It was fairly easy to file for bankruptcy until just a few years ago. Not anymore anymore. In 2005, after Congress changed the country’s bankruptcy rules, many debtors discovered that the new “Bankruptcy Abuse Prevention and Consumer Protection Act of 2005,” was more an obstacle than helping to overcome past failures and begin again.Checkout Attorney Harry C Kaufman for more info.
The new legislation is tighter, with more criteria than ever before. It is important for someone contemplating bankruptcy to recognize the following:
Counseling for Credit:
If you apply for Chapter 7 bankruptcy that discharges your debt or Chapter 13 bankruptcy that enters you into a creditors’ repayment plan, anyone filing for bankruptcy is required by statute to attend credit counseling by a court-approved counseling service.
Filings of Chapter 7:
Under the new rule, your right to file for Chapter 7 bankruptcy is no longer yours. If the court finds that you make more than the average income within your state after proving your income, you will be allowed to file Chapter 13 bankruptcy instead and enter a repayment schedule to repay all (or most) of your creditors.
It is not unusual to find your repayment plan a little more than under a Chapter 13 filing you can handle financially. The sums that you have to repay per month are measured according to specialized guidelines that take your last year’s income (not what you now make) and your assets into account.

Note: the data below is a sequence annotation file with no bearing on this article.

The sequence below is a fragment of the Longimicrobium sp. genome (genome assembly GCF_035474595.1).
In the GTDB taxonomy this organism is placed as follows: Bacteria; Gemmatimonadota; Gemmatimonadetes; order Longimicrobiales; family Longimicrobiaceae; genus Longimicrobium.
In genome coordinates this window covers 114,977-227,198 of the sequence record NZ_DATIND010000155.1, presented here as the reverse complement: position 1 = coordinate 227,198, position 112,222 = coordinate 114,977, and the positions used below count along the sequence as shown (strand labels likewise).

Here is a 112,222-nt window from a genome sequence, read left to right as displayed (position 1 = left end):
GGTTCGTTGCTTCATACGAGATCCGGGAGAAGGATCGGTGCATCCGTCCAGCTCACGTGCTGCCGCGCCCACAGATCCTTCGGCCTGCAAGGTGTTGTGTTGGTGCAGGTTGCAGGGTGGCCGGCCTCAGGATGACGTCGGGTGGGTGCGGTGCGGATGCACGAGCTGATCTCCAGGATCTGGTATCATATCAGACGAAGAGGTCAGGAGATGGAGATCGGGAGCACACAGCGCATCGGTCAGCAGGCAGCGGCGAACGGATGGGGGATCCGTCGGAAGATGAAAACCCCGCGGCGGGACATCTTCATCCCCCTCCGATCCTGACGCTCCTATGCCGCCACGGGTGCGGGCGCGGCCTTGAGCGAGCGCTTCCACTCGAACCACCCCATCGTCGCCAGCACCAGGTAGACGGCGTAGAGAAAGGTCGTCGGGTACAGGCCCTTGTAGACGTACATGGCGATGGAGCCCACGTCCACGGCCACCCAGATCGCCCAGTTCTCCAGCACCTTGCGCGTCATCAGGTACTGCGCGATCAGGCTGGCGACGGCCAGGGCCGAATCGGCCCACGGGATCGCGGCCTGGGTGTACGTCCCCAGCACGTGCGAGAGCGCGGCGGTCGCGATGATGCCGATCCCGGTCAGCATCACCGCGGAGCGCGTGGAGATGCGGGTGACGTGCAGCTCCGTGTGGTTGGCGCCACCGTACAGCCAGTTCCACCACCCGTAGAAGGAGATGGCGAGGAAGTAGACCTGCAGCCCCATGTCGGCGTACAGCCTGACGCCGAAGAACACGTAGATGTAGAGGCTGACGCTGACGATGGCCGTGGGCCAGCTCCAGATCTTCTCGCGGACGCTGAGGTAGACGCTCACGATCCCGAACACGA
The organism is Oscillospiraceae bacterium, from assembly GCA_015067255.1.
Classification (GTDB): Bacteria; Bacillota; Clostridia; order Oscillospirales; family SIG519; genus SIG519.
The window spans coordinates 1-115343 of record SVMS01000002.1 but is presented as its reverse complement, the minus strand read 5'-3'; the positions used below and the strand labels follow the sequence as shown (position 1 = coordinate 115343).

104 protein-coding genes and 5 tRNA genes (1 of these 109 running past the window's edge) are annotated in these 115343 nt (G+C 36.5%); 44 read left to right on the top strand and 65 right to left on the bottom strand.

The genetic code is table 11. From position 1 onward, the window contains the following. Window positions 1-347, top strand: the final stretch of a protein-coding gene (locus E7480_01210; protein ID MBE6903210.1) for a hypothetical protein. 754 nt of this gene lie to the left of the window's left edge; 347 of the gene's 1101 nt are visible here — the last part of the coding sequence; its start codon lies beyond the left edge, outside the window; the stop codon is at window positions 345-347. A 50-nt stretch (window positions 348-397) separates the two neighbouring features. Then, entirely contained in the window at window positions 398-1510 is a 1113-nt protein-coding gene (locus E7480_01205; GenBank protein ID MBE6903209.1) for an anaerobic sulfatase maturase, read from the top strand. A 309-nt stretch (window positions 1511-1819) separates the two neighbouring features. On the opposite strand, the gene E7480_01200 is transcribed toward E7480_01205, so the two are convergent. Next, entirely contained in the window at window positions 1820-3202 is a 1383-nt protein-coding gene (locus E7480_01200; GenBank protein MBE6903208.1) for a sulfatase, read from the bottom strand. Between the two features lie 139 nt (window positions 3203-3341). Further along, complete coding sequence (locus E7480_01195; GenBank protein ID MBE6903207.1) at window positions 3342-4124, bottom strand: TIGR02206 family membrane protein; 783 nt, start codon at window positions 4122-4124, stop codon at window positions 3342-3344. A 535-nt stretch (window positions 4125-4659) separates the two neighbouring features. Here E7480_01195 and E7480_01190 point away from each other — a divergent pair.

Although federal bankruptcy laws must be met for all, some states offer their own, more lenient exemptions. However, in order to apply for any state exemptions, the new federal legislation requires citizens to live in a particular state for a defined amount of time (usually at least two years).
In the past, bankruptcy filers could effectively remove their debt and start anew in seven years, while continuing to enjoy the lifestyle they had become accustomed to. That isn’t the case anymore.
The IRS sets your monthly spending, and what you should be able to repay, under new federal bankruptcy laws. Many are restricted from providing expenses for mobile phones as well as cable TV, high-speed Internet access, movies, family meals, and everything else outside the IRS and courts’ minimum permissible expenses.